In an outbreak in Papua New Guinea in the late 1980s, 70% defoliation of banana plants was recorded in some parts of the country, with up to six rolls per leaf. In some extremely rare cases, loss of leaves was absolute and not a single leaf lived.
The life cycle of the skippers -
The eggs laid by the adult insects are 2 mm in diameter and are laid singly or in groups of up to 25, mostly on the underside of the banana leaves. The eggs hatch after a period of 5-8 days. The newly hatched larvae, the caterpillars, which are pale green with a distinctive shiny blackhead, make their way to the edge of the leaf to feed and to make the characteristic rolls off the leaves. If a caterpillar mistakenly rolls the leaf near to the roll of another caterpillar, it abandons the roll, and starts again on another part of the same leaf or makes way to another leaf. In a span of 30 days, five larval stages are attained. All except the first stage is covered in a white waxy powder; this and the fact that older caterpillars close their rolls more securely than younger ones, allows them to survive heavy rains. Caterpillars grow upto a length of 6 cm.
The act of formation of pupa occurs inside the leaf roll and takes about 10 days to complete. The pupae, too, are covered in a protective white wax. The banana skipper butterfly spreads as eggs on the leaves of banana suckers used as planting material, and, possibly, longer distances through rivers, air and so on.
Prevention & Control –
The attack of skippers is deadly, but it can be prevented by means of certain steps such as –
1. Use of cultural practices
Cultural practices are more important than all the other methods for preventing this disease. They include -
- Use of egg-free seeds and collection of seeds from disease-free plants, if propagated sexually.
- The practise of crop rotation.
- Controlling susceptible weeds and keeping the fields completely weed-free. Since the weed patches serve as the breeding ground or host for the skippers.
- Maintenance of proper fertilization for optimum plant growth. Over fertilization and under fertilization both are harmful.
- Other alternative hosts for the skipper population should be checked and eliminated accordingly.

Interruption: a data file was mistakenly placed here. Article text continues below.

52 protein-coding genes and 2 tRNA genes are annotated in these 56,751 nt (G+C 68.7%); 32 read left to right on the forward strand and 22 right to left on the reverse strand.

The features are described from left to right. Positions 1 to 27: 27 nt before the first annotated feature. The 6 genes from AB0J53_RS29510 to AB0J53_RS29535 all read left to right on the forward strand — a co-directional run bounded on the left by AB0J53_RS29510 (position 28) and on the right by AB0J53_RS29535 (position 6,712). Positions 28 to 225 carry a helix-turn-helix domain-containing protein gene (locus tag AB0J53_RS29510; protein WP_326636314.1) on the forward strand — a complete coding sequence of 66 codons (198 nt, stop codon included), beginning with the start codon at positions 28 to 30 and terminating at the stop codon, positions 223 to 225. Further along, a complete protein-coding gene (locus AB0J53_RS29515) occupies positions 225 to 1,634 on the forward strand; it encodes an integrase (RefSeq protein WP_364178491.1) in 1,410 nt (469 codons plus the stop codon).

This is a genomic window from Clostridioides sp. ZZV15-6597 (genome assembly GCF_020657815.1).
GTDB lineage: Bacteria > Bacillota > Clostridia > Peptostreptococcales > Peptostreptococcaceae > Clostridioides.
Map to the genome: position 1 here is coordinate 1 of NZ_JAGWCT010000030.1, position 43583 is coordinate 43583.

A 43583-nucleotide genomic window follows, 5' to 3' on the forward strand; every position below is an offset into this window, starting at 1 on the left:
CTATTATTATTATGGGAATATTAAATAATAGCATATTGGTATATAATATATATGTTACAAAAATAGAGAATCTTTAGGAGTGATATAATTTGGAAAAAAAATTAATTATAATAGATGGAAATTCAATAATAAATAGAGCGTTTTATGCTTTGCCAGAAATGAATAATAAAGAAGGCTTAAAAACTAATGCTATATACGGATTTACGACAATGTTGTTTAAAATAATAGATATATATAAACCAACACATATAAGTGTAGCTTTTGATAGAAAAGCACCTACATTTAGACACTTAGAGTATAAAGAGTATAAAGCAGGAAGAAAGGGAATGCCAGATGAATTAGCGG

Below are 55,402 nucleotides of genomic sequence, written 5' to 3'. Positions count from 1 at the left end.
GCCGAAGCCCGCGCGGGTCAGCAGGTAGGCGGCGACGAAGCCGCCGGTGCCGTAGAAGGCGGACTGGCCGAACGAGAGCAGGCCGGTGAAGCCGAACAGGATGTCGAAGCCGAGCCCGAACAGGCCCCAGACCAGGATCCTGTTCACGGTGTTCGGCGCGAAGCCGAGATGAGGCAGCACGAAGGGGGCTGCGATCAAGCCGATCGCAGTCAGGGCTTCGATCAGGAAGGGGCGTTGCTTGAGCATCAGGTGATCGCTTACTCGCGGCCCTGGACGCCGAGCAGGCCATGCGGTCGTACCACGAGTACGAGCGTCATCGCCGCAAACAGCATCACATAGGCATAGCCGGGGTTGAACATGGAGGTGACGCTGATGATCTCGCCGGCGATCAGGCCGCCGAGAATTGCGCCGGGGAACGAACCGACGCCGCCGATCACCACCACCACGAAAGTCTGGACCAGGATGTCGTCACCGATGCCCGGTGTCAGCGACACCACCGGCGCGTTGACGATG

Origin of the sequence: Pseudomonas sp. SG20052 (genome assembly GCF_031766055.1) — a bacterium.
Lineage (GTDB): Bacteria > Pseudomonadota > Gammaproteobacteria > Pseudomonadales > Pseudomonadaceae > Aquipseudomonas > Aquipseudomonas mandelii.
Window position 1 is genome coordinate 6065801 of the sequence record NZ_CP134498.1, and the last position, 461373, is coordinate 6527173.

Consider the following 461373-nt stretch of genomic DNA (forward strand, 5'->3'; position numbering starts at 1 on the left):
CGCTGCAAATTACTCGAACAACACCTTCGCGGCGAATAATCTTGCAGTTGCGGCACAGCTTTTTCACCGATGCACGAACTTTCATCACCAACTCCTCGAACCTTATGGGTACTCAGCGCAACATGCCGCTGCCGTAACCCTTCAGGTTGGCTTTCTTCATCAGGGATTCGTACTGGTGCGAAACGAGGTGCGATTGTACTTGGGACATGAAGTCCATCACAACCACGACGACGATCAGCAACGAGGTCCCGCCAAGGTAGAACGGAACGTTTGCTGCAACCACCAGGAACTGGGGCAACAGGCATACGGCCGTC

- Drip irrigation should be used instead of traditional irrigation for keeping the foliage dry. Since damp and moist surroundings attract the insects more.
- The leaves containing rolls as well as the caterpillars and the eggs are handpicked carefully and destroyed immediately for preventing further spread of the disease.
- The eggs and caterpillars are collected and placed in screened boxes close to banana plants with rolled leaves. The screen allows the parasites to escape.
2. Chemical means of control –
If pesticides are necessary, botanical (plant-derived pesticides) sprays should be used first, as these may cause less harm to the natural enemies, and also are less expensive than synthetic commercial products.
- Neem extracts, derris, pyrethrum or chilli extracts can be used. If these are used, soap should be added to help the chemicals reach the caterpillars within the rolled leaves.
- Alternatively, commercial biopesticides like spinosad (product name - Success) or Bt - Bacillus thuringiensis var. kurstaki.
- While using Bacillus, the following should be noted:
- Caterpillars will only die if they eat the Bt crystal proteins. So, it should be ensured that Bt covers all portions of the leaves.
- Eggs are not susceptible to Bt. So, if the plant is affected by eggs of the skippers, using Bt will be futile.
- Bt should be used as soon as damage is seen.
- Small larvae are more susceptible to Bt than the fully grown ones.
Bt works by entering the guts of the insects or the larvae and getting activated by the alkaline pH of the gut and thus resulting in releasing proteins which makes holes or bores on the gut wall.
- Synthetic pyrethroids are likely to be effective, but will also kill natural enemies of the insects thus resulting in decreasing the efficiency of biological control of the pest..
3. Biological means of control (Use of natural enemies) –
There are several parasitic wasps and flies that attack the banana skipper. The egg parasite, Ooencyrtus erionotae, and the larval parasite Apanteles erionotae are found effective for controlling skippers. Heavy rains also bring about death of the young caterpillars, and wind reduces populations by shredding the banana leaves so that the caterpillars cannot make their protective rolls.